Euthanasia and assisted suicide are on the cusp of being legal in Canada, threatening the lives of seriously ill and disabled people. CNS photo/Mike Penney

Make-or-break on euthanasia

By 
  • February 5, 2015

TORONTO - The coming months will be critical for Canada’s pro-life movement as the country faces the potential legalization of assisted suicide and euthanasia.

As The Catholic Register went to press, the Supreme Court of Canada announced it would release its decision on the Carter assisted suicide case on Feb. 6. Canada’s top court was asked for an opinion on a B.C. court decision that ruled physician-assisted suicide contravened a person’s constitutional rights and should therefore be made legal.

“This is the make-or-break year when we may be suddenly living in a country where we allow doctors to take the lives of their patients,” said Charlie Lewis, a former reporter for the National Post and anti-euthanasia crusader. “Of all the social issues, this is one that we don’t have yet — and it is going to take a monumental effort” to stop it. 

Lewis has been volunteering his time since leaving the Post to give free public lectures at Catholic organizations — most recently at Toronto’s Holy Name Church on Jan. 24 — to raise awareness among Catholics about euthanasia.

“Catholics think that if they somehow are identified it will somehow poison the situation,” he said. “Catholics have a duty. Our Church teaches us that this is wrong.”

Lewis said the pending  Supreme Court ruling in the Carter vs. Canada case makes assisted suicide and euthanasia a pressing issue.

The court heard closing arguments last October in the  Carter case. The case involves Lee Carter and Gloria Taylor, who have since died, who sought to overturn Criminal Code statutes against physician-assisted suicide. Their lawyers argued the law violated the women’s Charter rights under section 7 to life and security of the person and equality rights under Section 15. 

The trial judge found in their favour. She ruled the ban on assisted suicide could cause a person facing a degenerative illness such as ALS to kill themselves while they are still relatively healthy, rather than choose to live longer if they had the option of a physician-assisted death.

If the Supreme Court upholds the B.C. ruling, an outcome that Lewis believes is likely, physician-assisted suicide will become legal in Canada unless the federal government responds appropriately.

One option is for the government to employ the notwithstanding clause to keep the current law in force for a period of up to five years. However, Lewis and Phil Horgan, a Toronto-based lawyer who is executive director of the Catholic Civil Rights League, do not believe the Conservative government is likely to take this approach.

“When Quebec did what it did,” said Lewis, referring to Bill-52 which legalized euthanasia under the guise of providing medical care, “the federal government under Harper didn’t say a word and they were asked about it. They said we don’t want to talk about euthanasia any more because it is closed.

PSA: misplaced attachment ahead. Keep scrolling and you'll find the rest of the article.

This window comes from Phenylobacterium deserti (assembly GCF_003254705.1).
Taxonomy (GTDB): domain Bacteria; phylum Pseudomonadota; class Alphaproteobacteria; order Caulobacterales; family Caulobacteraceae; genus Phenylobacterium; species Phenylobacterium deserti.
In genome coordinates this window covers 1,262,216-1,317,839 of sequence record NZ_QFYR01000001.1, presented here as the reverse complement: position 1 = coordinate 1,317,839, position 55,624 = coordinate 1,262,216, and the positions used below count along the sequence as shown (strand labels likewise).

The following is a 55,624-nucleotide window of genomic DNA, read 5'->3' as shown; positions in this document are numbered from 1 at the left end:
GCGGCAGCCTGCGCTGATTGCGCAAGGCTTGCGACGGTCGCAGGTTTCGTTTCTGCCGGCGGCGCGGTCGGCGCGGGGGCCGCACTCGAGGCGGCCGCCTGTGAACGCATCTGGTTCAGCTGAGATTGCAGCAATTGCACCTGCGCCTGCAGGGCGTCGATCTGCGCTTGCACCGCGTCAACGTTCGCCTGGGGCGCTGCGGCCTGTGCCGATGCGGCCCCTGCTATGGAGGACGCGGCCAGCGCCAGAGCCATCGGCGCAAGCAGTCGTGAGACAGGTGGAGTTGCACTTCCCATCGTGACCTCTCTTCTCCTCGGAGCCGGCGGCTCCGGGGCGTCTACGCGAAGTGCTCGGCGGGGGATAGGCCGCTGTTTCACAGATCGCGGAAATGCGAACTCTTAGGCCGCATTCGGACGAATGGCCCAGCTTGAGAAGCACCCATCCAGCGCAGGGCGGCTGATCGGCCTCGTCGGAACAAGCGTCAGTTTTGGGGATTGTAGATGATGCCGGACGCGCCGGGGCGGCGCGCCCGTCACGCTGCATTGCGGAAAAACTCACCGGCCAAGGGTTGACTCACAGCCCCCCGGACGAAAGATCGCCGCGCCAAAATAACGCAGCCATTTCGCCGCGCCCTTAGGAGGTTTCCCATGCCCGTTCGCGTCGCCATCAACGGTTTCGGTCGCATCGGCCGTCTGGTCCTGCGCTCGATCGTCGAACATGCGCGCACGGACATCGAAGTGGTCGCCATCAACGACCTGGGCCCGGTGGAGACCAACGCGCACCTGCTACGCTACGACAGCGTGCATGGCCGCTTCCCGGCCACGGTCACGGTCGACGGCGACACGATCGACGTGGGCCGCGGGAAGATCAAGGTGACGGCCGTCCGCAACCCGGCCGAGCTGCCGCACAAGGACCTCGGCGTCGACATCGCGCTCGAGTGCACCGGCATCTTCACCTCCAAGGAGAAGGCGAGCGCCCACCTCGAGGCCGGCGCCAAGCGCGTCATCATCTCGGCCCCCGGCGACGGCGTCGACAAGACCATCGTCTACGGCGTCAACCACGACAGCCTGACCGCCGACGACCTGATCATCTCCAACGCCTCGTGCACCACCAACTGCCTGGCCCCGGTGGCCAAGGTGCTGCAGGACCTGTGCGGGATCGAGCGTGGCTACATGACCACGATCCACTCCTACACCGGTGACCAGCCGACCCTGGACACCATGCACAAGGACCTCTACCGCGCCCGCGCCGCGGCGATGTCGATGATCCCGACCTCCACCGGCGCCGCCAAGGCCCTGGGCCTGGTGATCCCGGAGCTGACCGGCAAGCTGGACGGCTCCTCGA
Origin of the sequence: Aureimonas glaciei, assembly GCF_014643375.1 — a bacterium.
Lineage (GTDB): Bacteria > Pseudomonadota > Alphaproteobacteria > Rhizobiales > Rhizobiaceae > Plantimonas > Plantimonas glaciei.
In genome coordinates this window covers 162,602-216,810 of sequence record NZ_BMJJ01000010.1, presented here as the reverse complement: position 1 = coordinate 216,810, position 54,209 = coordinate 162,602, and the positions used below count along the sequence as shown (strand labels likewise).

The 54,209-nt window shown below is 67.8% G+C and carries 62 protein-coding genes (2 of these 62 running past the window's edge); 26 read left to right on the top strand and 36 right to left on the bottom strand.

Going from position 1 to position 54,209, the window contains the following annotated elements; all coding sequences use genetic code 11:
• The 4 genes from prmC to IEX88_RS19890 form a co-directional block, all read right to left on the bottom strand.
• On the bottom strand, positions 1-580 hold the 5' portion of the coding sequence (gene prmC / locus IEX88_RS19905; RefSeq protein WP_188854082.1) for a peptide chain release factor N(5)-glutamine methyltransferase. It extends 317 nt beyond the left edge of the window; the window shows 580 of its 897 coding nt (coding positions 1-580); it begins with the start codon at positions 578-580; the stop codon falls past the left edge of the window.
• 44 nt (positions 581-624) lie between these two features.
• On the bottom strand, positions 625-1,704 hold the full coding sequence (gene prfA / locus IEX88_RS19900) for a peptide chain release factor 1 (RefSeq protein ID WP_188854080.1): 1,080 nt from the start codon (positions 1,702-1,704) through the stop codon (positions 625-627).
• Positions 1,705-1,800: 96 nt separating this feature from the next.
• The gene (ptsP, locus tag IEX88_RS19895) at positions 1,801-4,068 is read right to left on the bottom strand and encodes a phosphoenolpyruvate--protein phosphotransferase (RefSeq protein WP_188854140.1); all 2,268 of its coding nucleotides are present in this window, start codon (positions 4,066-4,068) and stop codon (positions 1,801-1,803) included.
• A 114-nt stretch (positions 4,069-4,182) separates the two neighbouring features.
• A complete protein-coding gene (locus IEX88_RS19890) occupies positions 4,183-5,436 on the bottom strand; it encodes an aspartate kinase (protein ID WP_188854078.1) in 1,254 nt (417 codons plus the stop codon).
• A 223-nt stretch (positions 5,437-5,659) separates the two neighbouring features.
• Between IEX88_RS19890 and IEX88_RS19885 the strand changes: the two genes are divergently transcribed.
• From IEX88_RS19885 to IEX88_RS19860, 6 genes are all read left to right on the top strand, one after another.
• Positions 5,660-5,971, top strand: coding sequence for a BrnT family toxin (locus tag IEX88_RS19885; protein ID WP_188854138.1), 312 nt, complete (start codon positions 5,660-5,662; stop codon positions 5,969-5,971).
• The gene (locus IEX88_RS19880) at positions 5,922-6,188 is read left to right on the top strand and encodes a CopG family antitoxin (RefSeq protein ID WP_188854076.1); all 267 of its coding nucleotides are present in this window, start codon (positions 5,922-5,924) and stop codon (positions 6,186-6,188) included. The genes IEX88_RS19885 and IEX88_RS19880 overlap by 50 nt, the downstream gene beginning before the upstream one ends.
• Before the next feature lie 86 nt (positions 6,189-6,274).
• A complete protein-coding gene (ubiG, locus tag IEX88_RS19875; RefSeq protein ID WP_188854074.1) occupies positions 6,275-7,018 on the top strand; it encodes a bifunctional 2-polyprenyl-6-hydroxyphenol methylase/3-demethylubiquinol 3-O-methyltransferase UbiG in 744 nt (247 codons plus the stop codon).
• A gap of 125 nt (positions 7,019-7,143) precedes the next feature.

“But clearly there is a problem here when one of the biggest provinces in the country says we are making it legal.” 

Another government option is to establish legal “safeguards and limits” surrounding assisted suicide, Horgan said. However, Horgan and Lewis suspect the federal government is more likely to leave the matter as a provincial issue.

Should assisted suicide become legal in Canada, it will initiate a “slippery slope” as occurred in the Netherlands, Lewis predicted. The Netherlands legalized euthanasia 15 years ago under what were called “very restrictive” conditions.

“The scope of their euthanasia laws grew tremendously from not just those dying with a few weeks to live living in tremendous pain,” noted Lewis.

When the practice became legal in Belgium it opened the door for cases of deaths among patients suffering disabilities, mental illness and loneliness. The law was extended last year to permit euthanasia of chronically ill children.

Peter Ryan, executive director of the New Brunswick Right for Life, believes it is wrong to permit any type of assisted killing.

“On euthanasia, 2015 will be a huge year,” said Ryan. “If the door opens even a crack, the history of legalized abortion shows it will likely swing open even wider. I’ve always considered the slippery slope argument against changing the law on euthanasia.”

Ryan believes the Church must become more involved at the local level to help stop this pending change in Canada. 

“In my view our Catholic spiritual teachers — the bishops and priests — have lots of work to do,” he said.

Lewis also believes the Church must do more to inform parishioners. Through his lectures he hopes to ignite a fire among churchgoers.

“I don’t want to give up,” he said. “But it is kind of fire and brimstone that is missing out of this — the anger.

“That’s where the Church needs to come in. They have to reinforce in their people that this is wrong, this is freaking wrong.”

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